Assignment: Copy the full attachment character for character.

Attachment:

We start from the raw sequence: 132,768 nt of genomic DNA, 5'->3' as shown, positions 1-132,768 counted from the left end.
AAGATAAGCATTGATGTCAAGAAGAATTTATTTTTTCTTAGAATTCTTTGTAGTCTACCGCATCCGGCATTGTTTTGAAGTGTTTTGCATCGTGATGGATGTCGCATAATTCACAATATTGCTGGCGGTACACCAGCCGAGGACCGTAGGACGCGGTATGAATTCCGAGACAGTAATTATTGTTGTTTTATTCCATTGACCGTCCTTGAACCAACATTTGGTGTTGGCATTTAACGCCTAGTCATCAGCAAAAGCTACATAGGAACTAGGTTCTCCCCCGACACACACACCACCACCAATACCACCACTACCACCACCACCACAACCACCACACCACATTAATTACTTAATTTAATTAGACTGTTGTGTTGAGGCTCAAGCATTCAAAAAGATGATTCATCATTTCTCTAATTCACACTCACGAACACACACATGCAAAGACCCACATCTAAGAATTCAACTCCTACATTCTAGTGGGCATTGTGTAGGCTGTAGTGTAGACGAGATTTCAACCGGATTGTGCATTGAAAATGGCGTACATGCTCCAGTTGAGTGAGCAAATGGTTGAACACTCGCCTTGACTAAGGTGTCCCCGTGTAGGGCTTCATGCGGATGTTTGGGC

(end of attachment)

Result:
We start from the raw sequence: 132,768 nt of genomic DNA, 5'->3' as shown, positions 1-132,768 counted from the left end.
AAGATAAGCATTGATGTCAAGAAGAATTTATTTTTTCTTAGAATTCTTTGTAGTCTACCGCATCCGGCATTGTTTTGAAGTGTTTTGCATCGTGATGGATGTCGCATAATTCACAATATTGCTGGCGGTACACCAGCCGAGGACCGTAGGACGCGGTATGAATTCCGAGACAGTAATTATTGTTGTTTTATTCCATTGACCGTCCTTGAACCAACATTTGGTGTTGGCATTTAACGCCTAGTCATCAGCAAAAGCTACATAGGAACTAGGTTCTCCCCCGACACACACACCACCACCAATACCACCACTACCACCACCACCACAACCACCACACCACATTAATTACTTAATTTAATTAGACTGTTGTGTTGAGGCTCAAGCATTCAAAAAGATGATTCATCATTTCTCTAATTCACACTCACGAACACACACATGCAAAGACCCACATCTAAGAATTCAACTCCTACATTCTAGTGGGCATTGTGTAGGCTGTAGTGTAGACGAGATTTCAACCGGATTGTGCATTGAAAATGGCGTACATGCTCCAGTTGAGTGAGCAAATGGTTGAACACTCGCCTTGACTAAGGTGTCCCCGTGTAGGGCTTCATGCGGATGTTTGGGC